Nicaragua begins construction on new 173-mile transoceanic canal

The Chinese firm HKND has a contract to build the Nicaraguan Canal and operate it for 50 years. Nicaragua Canal Project Overview image from HKND

The Chinese firm HKND has a contract to build the 173-mile long Nicaraguan Canal, which will connect Caribbean and the Pacific, and operate it for 50 years. Nicaragua Canal Project Overview image from HKND

Work begins today on the $50 billion Nicaragua Canal after the Nicaraguan government and the Chinese investment firm, HKND, held a groundbreaking ceremony on Monday. The ceremony was held away from the construction in Managua, Nicaragua’s capital, amid protests against the canal.

The Nicaraguan Congress passed legislation last year to allow HKND to build and operate the canal for 50 years. Responding to accusations that the canal would draw traffic away from Panama, the government insisted that the canal was not built to rival that of Panama’s but to compliment it and lift as many as 400,000 Nicaraguans out of poverty by 2018, one year before the project’s expected completion. Advocates of the canal also argue that global shipping will increase to the point where the Panama Canal will be overcrowded, thus necessitating the construction of another maritime link between the Atlantic and the Pacific.

But the decision to build the canal has been met with increasing dissent within Nicaragua. Opponents say it is an encroachment on Nicaraguan sovereignty and will displace nearly 30,000 people living within the canal’s path. Protesters have thrown stones at Chinese vans coming to survey the land, blocked highways and held slogans that read “Get Out Chinese!” On Dec. 10, thousands of protesters marched in Managua, the largest anti-government demonstration in years.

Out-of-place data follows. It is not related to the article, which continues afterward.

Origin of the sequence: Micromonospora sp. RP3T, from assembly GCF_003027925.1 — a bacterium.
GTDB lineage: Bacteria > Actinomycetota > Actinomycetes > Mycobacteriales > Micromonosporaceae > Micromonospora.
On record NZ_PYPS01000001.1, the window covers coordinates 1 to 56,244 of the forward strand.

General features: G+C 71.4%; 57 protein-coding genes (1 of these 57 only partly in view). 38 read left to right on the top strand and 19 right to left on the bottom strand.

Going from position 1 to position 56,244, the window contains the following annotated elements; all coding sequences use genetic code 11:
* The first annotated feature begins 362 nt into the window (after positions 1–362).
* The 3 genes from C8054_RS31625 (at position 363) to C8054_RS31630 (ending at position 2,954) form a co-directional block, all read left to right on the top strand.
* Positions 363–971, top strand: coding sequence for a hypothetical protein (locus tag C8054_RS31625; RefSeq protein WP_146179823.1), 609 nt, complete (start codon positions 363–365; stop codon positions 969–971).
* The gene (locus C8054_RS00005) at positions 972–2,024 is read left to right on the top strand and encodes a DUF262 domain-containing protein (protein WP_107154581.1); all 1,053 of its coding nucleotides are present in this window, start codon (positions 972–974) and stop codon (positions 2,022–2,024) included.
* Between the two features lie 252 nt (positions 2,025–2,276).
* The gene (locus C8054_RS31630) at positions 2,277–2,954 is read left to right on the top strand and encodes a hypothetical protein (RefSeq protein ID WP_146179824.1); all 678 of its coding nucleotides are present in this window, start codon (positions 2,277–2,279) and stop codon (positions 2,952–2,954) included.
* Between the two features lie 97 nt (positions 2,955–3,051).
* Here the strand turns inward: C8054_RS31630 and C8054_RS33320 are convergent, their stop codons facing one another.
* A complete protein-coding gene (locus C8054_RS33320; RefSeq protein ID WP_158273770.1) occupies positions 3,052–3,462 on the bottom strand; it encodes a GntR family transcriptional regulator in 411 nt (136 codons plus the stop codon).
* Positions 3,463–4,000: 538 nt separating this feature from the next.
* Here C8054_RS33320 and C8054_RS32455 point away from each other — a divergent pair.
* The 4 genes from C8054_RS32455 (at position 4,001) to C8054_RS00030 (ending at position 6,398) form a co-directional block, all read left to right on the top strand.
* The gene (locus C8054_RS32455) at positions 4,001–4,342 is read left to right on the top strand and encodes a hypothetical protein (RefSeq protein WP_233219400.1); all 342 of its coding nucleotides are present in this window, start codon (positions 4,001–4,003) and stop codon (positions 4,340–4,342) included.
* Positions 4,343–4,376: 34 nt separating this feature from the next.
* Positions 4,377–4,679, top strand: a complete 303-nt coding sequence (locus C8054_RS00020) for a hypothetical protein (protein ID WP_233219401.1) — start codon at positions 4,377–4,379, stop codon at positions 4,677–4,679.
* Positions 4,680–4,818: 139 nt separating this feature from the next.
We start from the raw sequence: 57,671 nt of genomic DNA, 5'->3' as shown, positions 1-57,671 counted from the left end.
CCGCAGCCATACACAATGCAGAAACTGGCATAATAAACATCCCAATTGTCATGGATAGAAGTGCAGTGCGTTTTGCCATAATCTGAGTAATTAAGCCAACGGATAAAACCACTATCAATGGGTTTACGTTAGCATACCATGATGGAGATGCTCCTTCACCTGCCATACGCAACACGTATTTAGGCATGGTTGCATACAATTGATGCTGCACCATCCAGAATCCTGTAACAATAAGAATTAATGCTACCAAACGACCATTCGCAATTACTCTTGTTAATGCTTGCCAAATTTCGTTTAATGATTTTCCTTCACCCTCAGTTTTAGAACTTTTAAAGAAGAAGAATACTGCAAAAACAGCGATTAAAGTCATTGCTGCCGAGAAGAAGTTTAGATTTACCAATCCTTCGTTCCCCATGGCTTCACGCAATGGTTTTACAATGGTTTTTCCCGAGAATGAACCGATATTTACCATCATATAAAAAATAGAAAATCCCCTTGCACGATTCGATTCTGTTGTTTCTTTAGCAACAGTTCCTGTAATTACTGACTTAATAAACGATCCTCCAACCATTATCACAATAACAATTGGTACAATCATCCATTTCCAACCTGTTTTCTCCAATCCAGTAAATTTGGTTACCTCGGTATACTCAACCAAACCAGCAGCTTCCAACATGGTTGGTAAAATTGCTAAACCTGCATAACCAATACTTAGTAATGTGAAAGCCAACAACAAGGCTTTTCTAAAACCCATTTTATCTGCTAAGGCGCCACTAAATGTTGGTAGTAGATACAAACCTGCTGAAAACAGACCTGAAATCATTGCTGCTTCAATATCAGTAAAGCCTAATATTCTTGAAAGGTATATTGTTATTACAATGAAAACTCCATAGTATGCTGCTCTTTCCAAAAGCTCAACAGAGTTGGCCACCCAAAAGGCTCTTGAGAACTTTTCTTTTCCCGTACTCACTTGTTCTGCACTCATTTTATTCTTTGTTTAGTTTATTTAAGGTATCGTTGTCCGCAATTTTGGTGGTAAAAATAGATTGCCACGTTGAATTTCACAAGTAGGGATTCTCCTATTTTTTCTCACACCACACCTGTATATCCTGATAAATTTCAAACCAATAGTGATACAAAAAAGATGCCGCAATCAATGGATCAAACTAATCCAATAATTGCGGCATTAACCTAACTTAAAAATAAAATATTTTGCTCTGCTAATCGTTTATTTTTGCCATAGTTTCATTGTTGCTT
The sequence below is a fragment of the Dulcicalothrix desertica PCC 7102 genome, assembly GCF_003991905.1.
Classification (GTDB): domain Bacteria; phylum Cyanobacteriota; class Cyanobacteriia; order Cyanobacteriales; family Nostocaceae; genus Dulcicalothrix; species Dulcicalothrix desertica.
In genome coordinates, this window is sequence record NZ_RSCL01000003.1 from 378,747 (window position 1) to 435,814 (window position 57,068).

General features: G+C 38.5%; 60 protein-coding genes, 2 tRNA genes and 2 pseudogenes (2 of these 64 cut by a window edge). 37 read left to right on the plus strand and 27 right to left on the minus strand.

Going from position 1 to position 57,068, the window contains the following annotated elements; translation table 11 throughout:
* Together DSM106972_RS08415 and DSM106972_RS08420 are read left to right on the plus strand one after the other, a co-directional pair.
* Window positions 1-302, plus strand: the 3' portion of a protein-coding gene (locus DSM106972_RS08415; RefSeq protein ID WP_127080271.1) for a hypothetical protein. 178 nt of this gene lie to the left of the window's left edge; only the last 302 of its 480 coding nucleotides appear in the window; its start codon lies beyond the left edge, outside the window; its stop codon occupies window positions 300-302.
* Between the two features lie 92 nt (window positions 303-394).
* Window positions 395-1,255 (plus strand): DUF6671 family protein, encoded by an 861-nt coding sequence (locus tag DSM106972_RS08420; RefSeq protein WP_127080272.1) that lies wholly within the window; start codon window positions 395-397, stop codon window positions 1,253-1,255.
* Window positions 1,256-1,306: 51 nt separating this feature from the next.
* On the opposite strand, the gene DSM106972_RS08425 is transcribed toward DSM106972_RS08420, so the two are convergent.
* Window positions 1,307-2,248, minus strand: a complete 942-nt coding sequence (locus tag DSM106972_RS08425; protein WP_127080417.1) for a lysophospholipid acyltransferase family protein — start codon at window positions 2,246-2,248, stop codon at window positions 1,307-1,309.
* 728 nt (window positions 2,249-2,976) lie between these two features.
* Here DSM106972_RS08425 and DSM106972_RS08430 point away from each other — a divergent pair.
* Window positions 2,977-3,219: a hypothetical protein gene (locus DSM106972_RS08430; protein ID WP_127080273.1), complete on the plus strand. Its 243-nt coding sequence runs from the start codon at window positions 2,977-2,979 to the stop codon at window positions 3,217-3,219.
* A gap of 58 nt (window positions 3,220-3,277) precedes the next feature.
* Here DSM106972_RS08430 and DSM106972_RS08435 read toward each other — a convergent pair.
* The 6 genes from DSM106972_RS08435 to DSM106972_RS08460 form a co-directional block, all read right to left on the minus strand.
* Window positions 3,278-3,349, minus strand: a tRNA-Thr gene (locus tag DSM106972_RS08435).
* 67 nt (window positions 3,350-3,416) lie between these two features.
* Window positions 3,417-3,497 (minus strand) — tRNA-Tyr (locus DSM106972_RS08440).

Critics have also expressed concern about the environmental impact of the canal, which will remove almost one million acres of rainforest and wetlands. The canal will also run through Lake Nicaragua, which risks becoming polluted with industrial chemicals and invasive plants and animals.

In-depth studies on the canal’s environmental and economic impact have not been made public. Although McKinsey and Company was commissioned to produce a feasibility study, it hasn’t been released yet. HKND also partnered with Economic Resources Management to measure the social and environmental effects of the canal, but that too has been barred from public scrutiny.

The 173-mile long canal will run from the Caribbean port of Punta Gorda, pass through Lake Nicaragua and empty into the Pacific Ocean at Brito, a port on the country’s Western coast. In addition to the canal, HKND plans to build roads, factories, resorts and an international airport within a newly established Free Trade Zone. The project aims to be the first transoceanic waterway since the Panama Canal was built 100 years ago.